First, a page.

"We are aware that authorities from the Central African Republic have been in contact for several months with a small LRA group that has expressed an interest in surrendering," she said.  "At this time, we have little reason to believe that Joseph Kony is part of that group."
 
Meanwhile this week, the U.S. announced plans to send $40 million in aid to help stabilize CAR.
 
Secretary of State John Kerry said in a statement that "deplorable levels of violence" in the country are affecting millions of people each day.

You May Like

Photogallery Oxfam: Ebola Could Be 'Disaster of Our Generation'

Meanwhile, Fidel Castro, the former leader of Cuba, says the Caribbean island nation will 'gladly cooperate' with the US in the fight against Ebola in West Africa More

Multimedia Kobani Fighting Sends 400,000 Refugees to Turkey

Refugees receive help from Turkish authorities and individuals, but say much more is needed More

India’s Ruling Nationalist Party Makes Gains in Regional Elections

Bharatiya Janata Party’s huge margin over its rivals puts it on course to form governments in the northern Haryana and western Maharashtra states More

Featured Videos

Your JavaScript is turned off or you have an old version of Adobe's Flash Player. Get the latest Flash player.
Exclusive: American Joins Kurds' Anti-IS Fighti
X
Zana Omer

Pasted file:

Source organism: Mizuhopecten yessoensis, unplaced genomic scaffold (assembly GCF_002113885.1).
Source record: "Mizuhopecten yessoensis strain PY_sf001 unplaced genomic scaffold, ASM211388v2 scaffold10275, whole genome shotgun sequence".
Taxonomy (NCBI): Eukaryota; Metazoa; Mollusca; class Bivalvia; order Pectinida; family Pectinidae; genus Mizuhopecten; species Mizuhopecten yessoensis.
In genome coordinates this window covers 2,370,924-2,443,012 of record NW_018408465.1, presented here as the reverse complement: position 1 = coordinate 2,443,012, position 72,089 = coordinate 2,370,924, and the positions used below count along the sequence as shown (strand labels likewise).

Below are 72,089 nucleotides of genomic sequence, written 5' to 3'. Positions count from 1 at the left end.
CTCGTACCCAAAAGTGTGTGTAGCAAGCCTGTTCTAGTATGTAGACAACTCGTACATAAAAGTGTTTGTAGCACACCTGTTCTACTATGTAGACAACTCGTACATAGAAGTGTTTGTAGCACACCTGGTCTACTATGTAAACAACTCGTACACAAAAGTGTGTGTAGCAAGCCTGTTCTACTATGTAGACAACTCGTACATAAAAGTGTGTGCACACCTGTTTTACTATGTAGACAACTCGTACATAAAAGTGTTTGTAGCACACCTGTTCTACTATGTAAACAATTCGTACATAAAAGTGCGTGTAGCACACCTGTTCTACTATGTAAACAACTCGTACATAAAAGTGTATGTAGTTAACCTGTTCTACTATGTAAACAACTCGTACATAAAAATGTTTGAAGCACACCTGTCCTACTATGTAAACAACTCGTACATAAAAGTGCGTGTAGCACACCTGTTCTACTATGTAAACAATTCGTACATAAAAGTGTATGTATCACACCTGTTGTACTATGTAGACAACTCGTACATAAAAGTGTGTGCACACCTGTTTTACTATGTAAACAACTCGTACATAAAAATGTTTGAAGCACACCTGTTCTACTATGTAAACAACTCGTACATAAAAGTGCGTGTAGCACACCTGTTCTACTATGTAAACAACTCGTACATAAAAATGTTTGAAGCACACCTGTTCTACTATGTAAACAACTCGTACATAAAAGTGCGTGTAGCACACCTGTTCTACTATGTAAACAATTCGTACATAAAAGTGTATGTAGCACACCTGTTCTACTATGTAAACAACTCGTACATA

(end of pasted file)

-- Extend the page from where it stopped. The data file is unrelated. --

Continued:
October 18, 2014 6:37 PM
The United States and other Western nations have expressed alarm about their citizens joining Islamic State forces in Syria and Iraq. In a rare counterpoint to the phenomenon, an American has taken up arms with the militants' Syrian Kurdish opponents. Elizabeth Arrott has more in this exclusive profile by VOA Kurdish reporter Zana Omer in Ras al Ayn, Syria.
Video

Video Exclusive: American Joins Kurds' Anti-IS Fight

The United States and other Western nations have expressed alarm about their citizens joining Islamic State forces in Syria and Iraq. In a rare counterpoint to the phenomenon, an American has taken up arms with the militants' Syrian Kurdish opponents. Elizabeth Arrott has more in this exclusive profile by VOA Kurdish reporter Zana Omer in Ras al Ayn, Syria.
Video

Video South Korea Confronts Violence Within Military Ranks

Every able-bodied South Korean male between 18 and 35 must serve for 21 to 36 months in the country’s armed forces, depending upon the specific branch. For many, service is a rite of passage to manhood. But there are growing concerns that bullying and violence come along with the tradition. Reporter Jason Strother has more from Seoul.